Clone grin-wallet and build a release version

cd ~
git clone
cd grin-wallet
cargo build --release

Building takes ~60 minutes on the grin-node1 instance. Slow, but it's free. Good time for a coffee break. Alternatively, you can skip the build process by downloading the latest Grin binary from here.

Syncing a Grin node

When the build has completed, create a new tmux session and launch your Grin node in it:

tmux new -s main
cd target/release

The node should automatically connect to peers and begin syncing. This might also take a while, so you might want to go for another break.

Once completed, the node should be at the same block height as We can now detach from the tmux session running the node by pressing ctrl+b, then d. This will allow us to continue interfacing with the gcloud instance command line, with the node running in the background. If you want to check in on the node at a later time, you can attach back into it's tmux session with tmux a -t main

Optionally, from the cloud shell, open up your node's p2p port so it can receive inbound connections:

gcloud compute firewall-rules create main-p2p-port --direction=INGRESS --action=ALLOW --rules=tcp:3414 --target-tags=grin-node1

Connecting to Google Grin node from local wallet

This will allow you to use your wallet quickly and easily without the need to wait for your local node to sync! Follow instructions for setting up a Grin node as above. Once built and synched continue below.

To enable external api calls to your Grin node, edit your ~/.grin/main/grin-server.toml configuration file on your Google instance:

nano grin-server.toml
  • set api_http_addr to and host to
api_http_addr = ""
host = ""
  • open up your node's api port so it can receive inbound connections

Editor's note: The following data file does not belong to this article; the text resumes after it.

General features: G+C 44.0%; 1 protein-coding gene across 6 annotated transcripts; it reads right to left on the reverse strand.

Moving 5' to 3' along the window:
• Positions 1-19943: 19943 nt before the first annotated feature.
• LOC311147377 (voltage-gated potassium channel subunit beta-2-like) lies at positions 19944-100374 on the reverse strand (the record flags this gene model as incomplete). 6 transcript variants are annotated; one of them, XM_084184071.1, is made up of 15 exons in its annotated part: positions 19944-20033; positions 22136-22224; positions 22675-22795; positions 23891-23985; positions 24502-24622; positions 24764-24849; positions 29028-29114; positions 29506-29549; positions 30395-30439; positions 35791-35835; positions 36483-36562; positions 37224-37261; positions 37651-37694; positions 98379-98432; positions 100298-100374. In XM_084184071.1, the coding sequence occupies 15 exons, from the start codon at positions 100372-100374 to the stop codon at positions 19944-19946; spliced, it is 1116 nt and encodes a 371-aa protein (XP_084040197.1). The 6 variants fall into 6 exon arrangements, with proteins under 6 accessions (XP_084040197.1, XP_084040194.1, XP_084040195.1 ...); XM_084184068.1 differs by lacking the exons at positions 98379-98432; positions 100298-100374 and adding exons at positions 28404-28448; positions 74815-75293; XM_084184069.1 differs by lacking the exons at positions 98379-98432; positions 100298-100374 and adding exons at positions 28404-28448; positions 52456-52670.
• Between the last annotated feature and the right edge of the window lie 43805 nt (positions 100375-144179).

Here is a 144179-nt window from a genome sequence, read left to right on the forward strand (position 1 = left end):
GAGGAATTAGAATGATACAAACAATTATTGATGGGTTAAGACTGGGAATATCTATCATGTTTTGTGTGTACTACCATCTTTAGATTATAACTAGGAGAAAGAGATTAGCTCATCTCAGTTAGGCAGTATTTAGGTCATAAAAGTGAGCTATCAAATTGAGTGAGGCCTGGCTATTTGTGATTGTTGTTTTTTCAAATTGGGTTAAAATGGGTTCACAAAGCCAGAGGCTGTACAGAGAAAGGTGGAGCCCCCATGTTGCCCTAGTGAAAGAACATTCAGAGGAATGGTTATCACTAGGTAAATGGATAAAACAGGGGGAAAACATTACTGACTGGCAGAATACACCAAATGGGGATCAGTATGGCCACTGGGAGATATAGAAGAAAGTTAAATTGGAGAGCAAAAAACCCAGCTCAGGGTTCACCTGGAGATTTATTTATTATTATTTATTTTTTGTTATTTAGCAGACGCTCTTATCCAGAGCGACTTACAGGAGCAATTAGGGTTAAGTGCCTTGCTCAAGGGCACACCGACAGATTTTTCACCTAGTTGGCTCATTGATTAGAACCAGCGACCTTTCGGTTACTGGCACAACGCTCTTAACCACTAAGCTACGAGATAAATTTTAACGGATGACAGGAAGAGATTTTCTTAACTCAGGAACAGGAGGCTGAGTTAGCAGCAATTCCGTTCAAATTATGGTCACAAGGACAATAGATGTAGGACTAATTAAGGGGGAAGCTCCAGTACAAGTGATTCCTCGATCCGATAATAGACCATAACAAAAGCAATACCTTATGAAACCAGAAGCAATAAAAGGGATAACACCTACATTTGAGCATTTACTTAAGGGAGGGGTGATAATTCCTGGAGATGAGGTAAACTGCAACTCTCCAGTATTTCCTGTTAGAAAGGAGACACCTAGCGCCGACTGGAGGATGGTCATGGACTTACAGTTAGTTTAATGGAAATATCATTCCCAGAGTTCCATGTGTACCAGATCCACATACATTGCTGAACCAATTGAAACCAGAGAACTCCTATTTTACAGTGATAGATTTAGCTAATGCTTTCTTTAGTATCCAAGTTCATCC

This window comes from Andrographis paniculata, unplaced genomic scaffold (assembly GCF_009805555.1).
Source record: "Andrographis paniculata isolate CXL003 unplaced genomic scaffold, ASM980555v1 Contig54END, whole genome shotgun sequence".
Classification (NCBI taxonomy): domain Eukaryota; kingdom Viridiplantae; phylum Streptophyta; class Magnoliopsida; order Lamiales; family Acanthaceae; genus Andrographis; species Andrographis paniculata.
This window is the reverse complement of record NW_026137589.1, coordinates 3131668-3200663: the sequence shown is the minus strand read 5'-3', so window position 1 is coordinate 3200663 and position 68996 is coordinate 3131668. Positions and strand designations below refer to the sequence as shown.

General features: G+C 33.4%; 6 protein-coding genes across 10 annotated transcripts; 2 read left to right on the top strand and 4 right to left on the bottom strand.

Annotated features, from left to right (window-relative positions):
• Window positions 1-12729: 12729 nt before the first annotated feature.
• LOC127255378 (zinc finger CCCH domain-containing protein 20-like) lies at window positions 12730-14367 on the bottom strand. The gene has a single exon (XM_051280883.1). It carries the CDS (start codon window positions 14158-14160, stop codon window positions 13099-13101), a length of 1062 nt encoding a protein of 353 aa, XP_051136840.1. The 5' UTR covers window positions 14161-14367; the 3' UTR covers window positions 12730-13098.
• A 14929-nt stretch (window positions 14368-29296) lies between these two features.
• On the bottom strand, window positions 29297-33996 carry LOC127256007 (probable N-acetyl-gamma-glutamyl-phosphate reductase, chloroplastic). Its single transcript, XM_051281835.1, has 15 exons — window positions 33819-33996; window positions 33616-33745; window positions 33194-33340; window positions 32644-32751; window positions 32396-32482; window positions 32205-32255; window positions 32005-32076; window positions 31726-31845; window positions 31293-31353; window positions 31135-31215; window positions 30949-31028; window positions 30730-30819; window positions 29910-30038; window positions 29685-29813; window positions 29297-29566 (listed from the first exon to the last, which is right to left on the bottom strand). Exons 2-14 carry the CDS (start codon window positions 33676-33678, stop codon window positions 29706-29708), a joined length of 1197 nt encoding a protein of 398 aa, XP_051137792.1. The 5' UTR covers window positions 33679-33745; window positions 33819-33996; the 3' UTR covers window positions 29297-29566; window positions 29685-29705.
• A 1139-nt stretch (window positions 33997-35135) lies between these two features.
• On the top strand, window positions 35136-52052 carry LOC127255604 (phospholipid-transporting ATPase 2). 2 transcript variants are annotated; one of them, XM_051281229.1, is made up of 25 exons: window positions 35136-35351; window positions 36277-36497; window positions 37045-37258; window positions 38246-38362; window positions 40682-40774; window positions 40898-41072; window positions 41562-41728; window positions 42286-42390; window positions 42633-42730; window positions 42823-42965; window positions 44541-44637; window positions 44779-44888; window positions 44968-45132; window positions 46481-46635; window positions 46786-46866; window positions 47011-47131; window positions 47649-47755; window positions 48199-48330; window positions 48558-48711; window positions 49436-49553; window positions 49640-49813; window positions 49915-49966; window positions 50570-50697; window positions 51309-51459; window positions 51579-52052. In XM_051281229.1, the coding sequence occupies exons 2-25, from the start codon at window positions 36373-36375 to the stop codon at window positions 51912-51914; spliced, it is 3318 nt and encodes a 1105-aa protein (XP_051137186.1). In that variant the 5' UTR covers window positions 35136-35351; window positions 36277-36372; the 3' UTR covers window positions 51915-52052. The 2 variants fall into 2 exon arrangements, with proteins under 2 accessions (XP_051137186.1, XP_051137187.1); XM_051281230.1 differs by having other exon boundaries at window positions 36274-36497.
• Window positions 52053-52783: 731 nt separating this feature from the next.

gcloud compute firewall-rules create main-api-port --direction=INGRESS --action=ALLOW --rules=tcp:3413 --target-tags=grin-node1
  • your ~/.grin/main/grin-server.toml file on your Google instance will have an api_secret_path field (ex: ~/.grin/main/.api_secret unless changed.) Copy the value in the file and save this for later as you will need to provide this to your local wallet.
  • on your local machine, create a new file for storing the api secret from the previous step (ex: ~/.grin/main/.remote_api_secret, but can be any location). Save file with key value copied in previous step.
  • now update your local wallet configuration file: set node_api_secret_path to the path of the file created in the previous step (ex: ~/.grin/main/.remote_api_secret) and update check_node_api_http_addr with IP address of your Google instance:
api_secret_path = "~/.grin/main/.remote_api_secret"
check_node_api_http_addr = "http://{YourGoogleCloudIP}:3413"
  • Restart your node to update configuration changes. Once started, you can run wallet commands which will use your new external node. No need to start your local node and wait for synchronization on each start!
./grin-wallet info

____ Wallet Summary Info - Account 'default' as of height 235438 ____

 Confirmed Total                  | 0.000000000
 Awaiting Confirmation (< 10)     | 0.000000000
 Awaiting Finalization            | 0.000000000
 Locked by previous transaction   | 0.000000000
 -------------------------------- | -------------
 Currently Spendable              | 0.000000000

Command 'info' completed successfully

Future work